• Telephones Then and Now Telephones, Then and Now How Telephones Work Telephones For over 100 years, telephone networks Hand-crank have been based on circuit switching. Rotary technology (dial When a call is made between two telephones, pulse dialing) Touch tone (faster and less persons, the connection is maintained prone to error than pulse dialing) for the entire duration of the call. Car phones Because the system is connecting two Portable, battery operated cordless phones points in both directions, the connection Cell phones is called a circuit. If the call lasts ten Internet telephony (smart minutes, the circuit is open phones, soft phones) Gatekeepers and Gateways continuously between the two parties Telephone operators for the entire ten minutes. Electronic switchboards Automatic dial system Automatic “switching” using The major components of a telephone “phantom circuits” Internet Service Provider (ISP) system are gateways, gatekeepers and IP PBX (computerized telephone sets. switchboard) Packet switching (VoIP) Circuits Central Switching – Number Please? Wire A hundred years ago, in the early days Radio wave Fiber optic cable (fiber optics) of phones, there was a “live operator” Microwave radio transmission on the line every time you lifted the Transistor receiver. What happened when a call Satellite Transatlantic telephone cable was made? Cellular Digital Wireless Internet (broadband) 1. The caller picked up the ear Phone Enhancements piece and turned the crank on the Long distance service telephone, which rang a bell on the Remote access voice mail Call-waiting/call-forwarding switchboard to get the attention of the Three-way calling operator (the gateway). Abbreviated dialing for 2. The local operator plugged a frequently dialed numbers Built-in answering machines headset into the incoming line and Speaker phones asked for a “number please.” Fax lines 3. The local operator checked Video phones Pagers the status of the party’s line. Is it Wireless network links available, or busy? 15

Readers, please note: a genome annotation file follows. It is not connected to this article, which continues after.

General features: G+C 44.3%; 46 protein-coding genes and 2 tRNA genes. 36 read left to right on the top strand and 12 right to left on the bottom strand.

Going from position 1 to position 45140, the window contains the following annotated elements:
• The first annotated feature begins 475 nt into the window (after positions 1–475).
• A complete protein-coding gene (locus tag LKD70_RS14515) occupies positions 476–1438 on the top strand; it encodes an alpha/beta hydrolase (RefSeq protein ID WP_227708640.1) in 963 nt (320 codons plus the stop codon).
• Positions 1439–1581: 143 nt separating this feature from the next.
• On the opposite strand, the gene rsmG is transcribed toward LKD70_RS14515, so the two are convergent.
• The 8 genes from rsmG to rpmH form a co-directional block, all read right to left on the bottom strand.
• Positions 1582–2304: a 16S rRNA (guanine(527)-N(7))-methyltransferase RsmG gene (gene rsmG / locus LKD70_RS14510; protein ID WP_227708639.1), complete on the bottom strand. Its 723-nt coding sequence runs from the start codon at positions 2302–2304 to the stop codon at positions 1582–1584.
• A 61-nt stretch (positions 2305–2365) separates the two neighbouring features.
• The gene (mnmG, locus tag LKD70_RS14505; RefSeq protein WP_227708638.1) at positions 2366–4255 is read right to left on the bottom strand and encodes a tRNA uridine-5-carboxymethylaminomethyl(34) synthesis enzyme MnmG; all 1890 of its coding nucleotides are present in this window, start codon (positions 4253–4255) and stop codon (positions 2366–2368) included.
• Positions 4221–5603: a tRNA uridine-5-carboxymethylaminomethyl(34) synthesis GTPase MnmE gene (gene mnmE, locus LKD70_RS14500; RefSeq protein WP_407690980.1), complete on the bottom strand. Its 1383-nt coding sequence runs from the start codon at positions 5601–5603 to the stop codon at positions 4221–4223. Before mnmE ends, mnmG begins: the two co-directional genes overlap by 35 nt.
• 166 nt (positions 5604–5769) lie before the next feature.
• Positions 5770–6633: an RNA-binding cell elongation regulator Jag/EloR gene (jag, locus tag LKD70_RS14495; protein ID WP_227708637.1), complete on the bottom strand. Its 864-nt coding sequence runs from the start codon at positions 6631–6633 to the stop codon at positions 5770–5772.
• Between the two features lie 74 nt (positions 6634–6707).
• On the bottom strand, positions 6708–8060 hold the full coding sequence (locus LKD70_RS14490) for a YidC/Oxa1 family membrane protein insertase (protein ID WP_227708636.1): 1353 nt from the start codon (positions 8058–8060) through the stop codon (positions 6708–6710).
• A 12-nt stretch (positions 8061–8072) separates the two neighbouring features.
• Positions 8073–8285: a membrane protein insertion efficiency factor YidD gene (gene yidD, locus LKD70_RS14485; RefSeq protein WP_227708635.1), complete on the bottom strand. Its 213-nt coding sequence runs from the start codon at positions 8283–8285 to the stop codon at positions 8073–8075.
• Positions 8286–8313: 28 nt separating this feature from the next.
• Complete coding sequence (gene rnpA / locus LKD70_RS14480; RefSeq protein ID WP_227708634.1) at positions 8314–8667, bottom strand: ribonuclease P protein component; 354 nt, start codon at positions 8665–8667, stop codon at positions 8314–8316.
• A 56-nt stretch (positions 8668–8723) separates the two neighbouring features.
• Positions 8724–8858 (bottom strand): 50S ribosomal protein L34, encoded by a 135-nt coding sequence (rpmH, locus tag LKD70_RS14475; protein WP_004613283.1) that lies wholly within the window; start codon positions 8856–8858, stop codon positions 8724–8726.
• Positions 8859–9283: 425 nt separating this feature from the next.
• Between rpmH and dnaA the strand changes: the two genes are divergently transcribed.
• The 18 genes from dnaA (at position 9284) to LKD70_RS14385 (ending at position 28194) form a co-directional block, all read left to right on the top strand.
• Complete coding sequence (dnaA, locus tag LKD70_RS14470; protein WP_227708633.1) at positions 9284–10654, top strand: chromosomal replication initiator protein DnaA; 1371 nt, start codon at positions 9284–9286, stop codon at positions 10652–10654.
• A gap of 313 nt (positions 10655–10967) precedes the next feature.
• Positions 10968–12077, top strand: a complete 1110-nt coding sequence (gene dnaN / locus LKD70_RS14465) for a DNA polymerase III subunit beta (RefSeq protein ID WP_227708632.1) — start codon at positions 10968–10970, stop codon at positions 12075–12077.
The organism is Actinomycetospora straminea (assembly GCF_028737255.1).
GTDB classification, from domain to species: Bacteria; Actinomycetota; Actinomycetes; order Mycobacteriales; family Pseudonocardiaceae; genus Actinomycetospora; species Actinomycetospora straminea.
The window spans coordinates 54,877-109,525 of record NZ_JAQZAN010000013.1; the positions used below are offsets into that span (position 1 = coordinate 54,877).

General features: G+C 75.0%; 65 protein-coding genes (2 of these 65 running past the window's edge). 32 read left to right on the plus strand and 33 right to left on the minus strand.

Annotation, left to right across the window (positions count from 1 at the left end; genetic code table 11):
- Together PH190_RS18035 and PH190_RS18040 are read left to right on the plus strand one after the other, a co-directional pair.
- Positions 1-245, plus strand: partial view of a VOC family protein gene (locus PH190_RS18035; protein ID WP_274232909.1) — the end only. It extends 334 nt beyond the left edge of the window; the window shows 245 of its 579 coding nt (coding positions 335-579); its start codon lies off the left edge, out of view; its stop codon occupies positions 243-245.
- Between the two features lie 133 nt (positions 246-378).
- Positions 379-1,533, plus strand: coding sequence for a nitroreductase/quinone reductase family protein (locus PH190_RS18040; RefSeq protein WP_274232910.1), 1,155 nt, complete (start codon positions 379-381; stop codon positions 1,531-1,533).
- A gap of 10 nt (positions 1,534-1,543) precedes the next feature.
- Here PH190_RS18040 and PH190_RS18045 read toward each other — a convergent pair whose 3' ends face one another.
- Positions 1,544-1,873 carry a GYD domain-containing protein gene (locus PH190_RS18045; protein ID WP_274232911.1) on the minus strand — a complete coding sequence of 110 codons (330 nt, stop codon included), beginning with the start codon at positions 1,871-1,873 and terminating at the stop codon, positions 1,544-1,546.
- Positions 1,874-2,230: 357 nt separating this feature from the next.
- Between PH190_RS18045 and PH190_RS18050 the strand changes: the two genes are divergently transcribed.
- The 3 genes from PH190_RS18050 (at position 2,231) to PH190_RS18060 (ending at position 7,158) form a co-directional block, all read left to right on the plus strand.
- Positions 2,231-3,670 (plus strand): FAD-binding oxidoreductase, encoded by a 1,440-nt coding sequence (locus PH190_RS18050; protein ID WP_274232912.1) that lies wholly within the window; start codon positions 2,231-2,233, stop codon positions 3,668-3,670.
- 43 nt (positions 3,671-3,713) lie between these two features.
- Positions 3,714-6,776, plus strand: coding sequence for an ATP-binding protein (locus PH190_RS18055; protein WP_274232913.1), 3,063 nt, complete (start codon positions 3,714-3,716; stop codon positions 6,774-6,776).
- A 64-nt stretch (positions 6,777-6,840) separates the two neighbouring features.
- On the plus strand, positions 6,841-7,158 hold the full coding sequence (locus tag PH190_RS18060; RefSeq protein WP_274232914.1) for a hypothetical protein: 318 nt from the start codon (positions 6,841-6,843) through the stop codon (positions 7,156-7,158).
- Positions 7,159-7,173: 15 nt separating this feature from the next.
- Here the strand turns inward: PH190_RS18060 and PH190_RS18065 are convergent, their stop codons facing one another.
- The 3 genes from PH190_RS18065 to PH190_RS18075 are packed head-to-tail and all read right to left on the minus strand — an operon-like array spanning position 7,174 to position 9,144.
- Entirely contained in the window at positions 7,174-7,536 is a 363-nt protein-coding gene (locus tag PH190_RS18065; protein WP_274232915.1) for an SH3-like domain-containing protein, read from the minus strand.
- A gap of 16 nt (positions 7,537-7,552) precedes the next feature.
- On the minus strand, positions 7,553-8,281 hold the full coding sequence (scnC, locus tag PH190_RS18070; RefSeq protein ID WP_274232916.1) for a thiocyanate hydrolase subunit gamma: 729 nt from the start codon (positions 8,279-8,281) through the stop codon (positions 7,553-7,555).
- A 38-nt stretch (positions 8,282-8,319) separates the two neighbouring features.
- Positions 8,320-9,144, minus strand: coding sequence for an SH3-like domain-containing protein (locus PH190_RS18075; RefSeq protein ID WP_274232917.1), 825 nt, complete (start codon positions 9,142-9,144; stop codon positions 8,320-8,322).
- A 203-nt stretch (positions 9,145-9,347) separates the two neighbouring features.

• 4. The local operator (the gatekeeper) either manually made a connection between the lines with jacks, creating a circuit, or told the caller the line is busy. 5. The lines remained connected for the duration of the call. 6. When the call was over, the local operator manually unpluged each line. If you wished to make a “long distance” call, say to a neighboring city, your operator would call that area’s operator to connect you. If you wanted to call much further away, then the call would be set up with a whole chain of operators, each one calling the next. As the number of subscribers grew, each subscriber was given an identification number (telephone number). However, the system worked much the same with a live operator connecting these circuits. Did You Know? It was thought that people would have problems remembering 7 digit telephone numbers (2 exchange xx plus subscriber xxxxx) so a letter to number scheme was developed to make for easier mnemonics. (You may recall your own number. One of the most well known exchange names was made famous by the Glenn Miller song called PEnnsylvania 6-5000.) “Zero, “O,” was always reserved for operator calls. The letters Q and Z were not used to avoid confusion with “O” and “2.” Automatic Telephone Switching. The incorporation of rotary technology into the telephone set altered the working of the system. First invented in 1879, the rotary is a mechanical device inserted in the telephone set. When rotated and released, it generated direct current pulses that were transmitted to switching equipment activated by the direct current pulses to establish a connection without any assistance from an operator. 1. The caller picks up the receiver and listens for a dial tone. The tone indicates the person has a connection to the local office (gateway) of the telephone carrier. 2. The caller dials the number of the person to whom they wish to speak. 16